A diagnosis of lung cancer is one of the most devastating anyone can receive. Some 44,500 people in the UK are given the bad news each year, and around 35,000 lose their lives, making it the most common cause of cancer death, both in the UK and globally. However, it’s not all bad news. Thanks to improvements in diagnosis, surgical techniques and new treatments mortality rates have improved over the last 10 years and are projected to carry on falling.
A key reason lung cancer has lagged behind in the cancer survival stakes is that it eludes early diagnosis. Most sufferers don’t know they have it until it’s incurable. That’s partly because, while later symptoms such as coughing up blood and chest pain are unmistakably serious, earlier ones can be vague.
It’s easy to ignore, for instance, a persistent niggling cough, hoarseness or fatigue – they could, after all, easily be caused by a minor infection or just getting older.
The positive news is diagnosis is getting faster. Advances in symptom checking software has helped GPs assess the likelihood a patient has the disease based on physical signs and other factors such as age, and family and medical history. NICE guidelines also changed to allow GPs to fast-track those suspected of symptoms bypassing the traditional, usually slower specialist referral route.
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1. A change of mood
Depression and anxiety are a frequent forerunner of cancer, according to a population study carried out in Denmark which followed over 4 million people for a period of 10 years.
The study found that during the first month after contacting a mental health professional the incidence of all kinds of cancer was higher, especially small cell lung cancer. It’s unknown why this might be the case, although it could be due to hormonal changes or the impact cancer is having on your immune system. If you don’t usually suffer the moody blues, see the GP to help get to the bottom of what might be causing it.
10 surprising ways to feel less anxious
2. Tiredness and fatigue
Debilitating tiredness and fatigue affect nine out of ten people before and after a lung cancer diagnosis. So says a 2011 report in the Journal of Pain and Symptom Management.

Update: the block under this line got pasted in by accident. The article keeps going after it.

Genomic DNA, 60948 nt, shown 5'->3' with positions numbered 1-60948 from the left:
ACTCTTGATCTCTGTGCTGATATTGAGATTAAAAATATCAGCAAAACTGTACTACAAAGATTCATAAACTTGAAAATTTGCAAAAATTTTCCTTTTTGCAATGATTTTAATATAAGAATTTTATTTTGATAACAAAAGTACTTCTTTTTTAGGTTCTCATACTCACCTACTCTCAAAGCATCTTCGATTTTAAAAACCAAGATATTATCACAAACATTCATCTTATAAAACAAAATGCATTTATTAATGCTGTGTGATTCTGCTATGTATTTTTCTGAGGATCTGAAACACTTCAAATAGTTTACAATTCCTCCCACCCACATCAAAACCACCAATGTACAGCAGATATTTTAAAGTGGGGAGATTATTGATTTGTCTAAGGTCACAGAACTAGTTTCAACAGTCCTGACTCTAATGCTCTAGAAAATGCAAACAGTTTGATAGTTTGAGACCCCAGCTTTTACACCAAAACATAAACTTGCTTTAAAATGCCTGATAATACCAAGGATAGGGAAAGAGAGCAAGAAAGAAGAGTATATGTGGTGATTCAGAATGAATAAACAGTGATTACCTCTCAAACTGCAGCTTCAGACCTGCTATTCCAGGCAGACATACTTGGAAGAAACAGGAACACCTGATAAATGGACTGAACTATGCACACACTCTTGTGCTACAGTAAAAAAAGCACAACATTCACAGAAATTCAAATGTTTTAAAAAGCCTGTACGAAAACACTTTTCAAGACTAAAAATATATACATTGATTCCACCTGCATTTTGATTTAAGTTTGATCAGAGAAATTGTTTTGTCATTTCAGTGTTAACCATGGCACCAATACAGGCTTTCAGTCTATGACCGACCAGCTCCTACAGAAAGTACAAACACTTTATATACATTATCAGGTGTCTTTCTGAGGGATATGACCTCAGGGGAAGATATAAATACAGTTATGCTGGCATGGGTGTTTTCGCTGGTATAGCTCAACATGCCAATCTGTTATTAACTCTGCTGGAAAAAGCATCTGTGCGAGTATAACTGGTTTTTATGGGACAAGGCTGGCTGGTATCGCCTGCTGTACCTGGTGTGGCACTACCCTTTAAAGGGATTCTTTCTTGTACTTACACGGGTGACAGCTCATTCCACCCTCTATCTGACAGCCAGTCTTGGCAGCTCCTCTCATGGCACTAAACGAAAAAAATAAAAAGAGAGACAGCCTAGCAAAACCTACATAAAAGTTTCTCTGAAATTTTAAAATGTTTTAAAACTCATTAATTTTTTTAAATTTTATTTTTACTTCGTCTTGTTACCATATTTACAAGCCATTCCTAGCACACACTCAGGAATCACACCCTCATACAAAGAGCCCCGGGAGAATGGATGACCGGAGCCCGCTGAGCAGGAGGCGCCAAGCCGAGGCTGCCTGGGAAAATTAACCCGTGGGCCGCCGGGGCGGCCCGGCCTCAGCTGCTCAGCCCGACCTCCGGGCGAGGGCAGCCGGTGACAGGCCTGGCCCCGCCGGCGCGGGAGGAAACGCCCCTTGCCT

Sufferers also complain of simply not feeling themselves without being able to pin down why. This feeling of tiredness can be down to anemia, which is common with lung cancer.
Why am I tired all the time?
3. Digital clubbing
Not a new way to visit a nightclub, but sometimes painful thickening and reddening of the ends of the fingers and nails can be a sign of lung cancer.
Sometimes mistaken for arthritis, lung cancer, especially the non small-cell type, is the commonest lung-related cause of finger clubbing, caused by a chemical caused by the lung tumour that pushes more blood and fluid to the fingertips.
Why are my fingers swollen?
4. Getting out of breath easily
Breathlessness – or dyspnoea - is common in later-stage lung cancer. It may be mistaken for lack of fitness, asthma or chronic obstructive pulmonary disease. If you find yourself easily becoming breathless seemingly out of the blue it would be worth consulting your doctor.
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5. A husky voice
If you find yourself sounding permanently like Kathleen Turner, especially if you also have a persistent cough, this could be a sign of something more sinister than a sudden increase in sexiness.
6. Pain in the shoulder
Cancers of the top part of the lungs - pancoast tumours - can damage a nerve that runs from the upper chest to the neck causing severe shoulder pain.
Other clues are a droopy eyelid, small pupil in that eye and loss of sweating on that side of the face.
Chest, back or abdominal pain, misattributed to heart or other medical conditions, may also signify lung cancer.
Other causes of shoulder pain include frozen shoulder. Find out more about frozen shoulder
7. Weak muscles
Muscle weakness making everyday activities harder can be caused by Lambert-Eaton myasthenic syndrome, an autoimmune disease that disrupts transmission of nerve messages to muscles.
Although rare, the underlying cause in slightly more than half of cases is small-cell lung cancer.
8. Appetite loss
If your normally healthy appetite has deserted you and the pounds are melting away without dieting, see the doctor.
Loss of appetite and unintentional weight loss are highly associated with cancer, including lung cancer. On the flip side, small-cell lung cancer can sometimes cause Cushing’s, which leads to fluid retention and weight gain.
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